‘The Muse in the Wheels’ illustrates the history of Pirelli communication, drawing on its archive collection of original sketches and drawings (from 1872 to 1972), which is being shown for the first time in its entirety.
It makes for a wonderful book, full of inspired designs and surprising content.
To set the scene, the relationship between Pirelli and its artists is a long one, formed right from its earliest days, but it was in the early years of the twentieth century that the company started its first advertising campaigns with artists, such as Marcello Dudovich, Aldo Mazza and Leonetto Cappiello, in a variety of styles and registers. These were characterised by the constant presence of the Long P, which became a distinctive feature of Pirelli advertising from 1907 onwards.
In the 1930s Pirelli started planning its own advertising campaigns, with the very latest in graphic trends and, in the post-war period, it reached its highest level of advertising communication. This was based on the integration of technical and humanistic culture, a combination that was also perfectly conveyed through the pages of Pirelli magazine, with contributions by important intellectuals, journalists, writers and poets on issues related to technology and industry as well as to art, cinema, literature and architecture. The greatest names in Italian graphic design, as well as some of the greatest international draughtsmen, worked on advertising for Pirelli products, helping to create an authentic ‘Pirelli style’ in communication, which came to symbolise quality, innovation and experimentation.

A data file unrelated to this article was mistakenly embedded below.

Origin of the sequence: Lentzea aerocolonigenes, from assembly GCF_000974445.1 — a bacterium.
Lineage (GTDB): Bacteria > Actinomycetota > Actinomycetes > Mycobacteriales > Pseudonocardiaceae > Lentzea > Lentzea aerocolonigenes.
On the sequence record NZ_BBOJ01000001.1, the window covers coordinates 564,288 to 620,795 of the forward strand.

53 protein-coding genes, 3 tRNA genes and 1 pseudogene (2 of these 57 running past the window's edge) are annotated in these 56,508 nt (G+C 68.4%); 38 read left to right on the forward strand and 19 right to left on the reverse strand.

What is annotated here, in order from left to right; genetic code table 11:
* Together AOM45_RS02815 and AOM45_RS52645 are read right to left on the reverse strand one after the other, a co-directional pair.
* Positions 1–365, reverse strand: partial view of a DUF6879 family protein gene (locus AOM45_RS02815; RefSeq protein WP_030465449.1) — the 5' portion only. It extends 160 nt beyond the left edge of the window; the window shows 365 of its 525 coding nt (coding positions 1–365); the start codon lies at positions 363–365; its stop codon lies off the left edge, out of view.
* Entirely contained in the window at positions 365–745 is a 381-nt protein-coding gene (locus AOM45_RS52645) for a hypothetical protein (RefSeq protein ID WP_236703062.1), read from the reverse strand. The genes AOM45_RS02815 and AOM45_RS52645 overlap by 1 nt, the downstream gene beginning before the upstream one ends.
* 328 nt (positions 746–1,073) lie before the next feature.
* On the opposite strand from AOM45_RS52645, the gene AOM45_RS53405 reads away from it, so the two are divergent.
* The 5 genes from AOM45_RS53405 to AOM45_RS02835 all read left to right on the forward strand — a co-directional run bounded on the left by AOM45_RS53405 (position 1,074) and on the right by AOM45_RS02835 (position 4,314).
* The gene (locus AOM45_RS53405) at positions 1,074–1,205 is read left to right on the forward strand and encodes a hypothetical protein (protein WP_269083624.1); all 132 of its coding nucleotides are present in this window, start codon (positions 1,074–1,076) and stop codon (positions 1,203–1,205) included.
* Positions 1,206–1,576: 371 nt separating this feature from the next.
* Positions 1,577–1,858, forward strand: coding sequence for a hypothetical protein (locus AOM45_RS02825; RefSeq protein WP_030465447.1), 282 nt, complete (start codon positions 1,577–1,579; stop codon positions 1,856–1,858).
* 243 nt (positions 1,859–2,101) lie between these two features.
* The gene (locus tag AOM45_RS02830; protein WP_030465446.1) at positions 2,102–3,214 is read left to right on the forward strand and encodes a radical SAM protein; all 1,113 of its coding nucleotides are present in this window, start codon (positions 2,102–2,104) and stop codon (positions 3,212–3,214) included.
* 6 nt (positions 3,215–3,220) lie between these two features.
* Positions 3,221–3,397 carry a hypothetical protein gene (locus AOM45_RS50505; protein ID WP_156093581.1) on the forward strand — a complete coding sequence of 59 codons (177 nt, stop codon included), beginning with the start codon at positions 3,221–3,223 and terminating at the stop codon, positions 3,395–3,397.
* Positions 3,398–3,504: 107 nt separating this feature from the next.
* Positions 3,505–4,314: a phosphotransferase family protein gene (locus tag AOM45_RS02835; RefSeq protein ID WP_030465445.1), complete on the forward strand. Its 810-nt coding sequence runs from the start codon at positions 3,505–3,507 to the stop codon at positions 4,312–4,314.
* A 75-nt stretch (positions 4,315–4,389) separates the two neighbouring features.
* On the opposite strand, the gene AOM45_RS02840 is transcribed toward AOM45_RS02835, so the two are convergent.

The book contains over 450 works made by over 200 world-famous artists (among them Fortunato Depero, Michael Pavel Engelmann, Renato Guttuso, Max Huber, Lora Lamm, Riccardo Manzi, Alessandro Mendini, Giovanni Mosca, Bruno Munari, Bob Noorda, Albe Steiner, Armando Testa, Pino Tovaglia and Massimo Vignelli) to advertise Pirelli products, to illustrate Pirelli magazine, or to celebrate the anniversaries of the industrial group. This heritage represents a cross-section of Pirelli’s corporate culture but also, in more general terms, the history of the figurative arts, of graphic design and of corporate communication.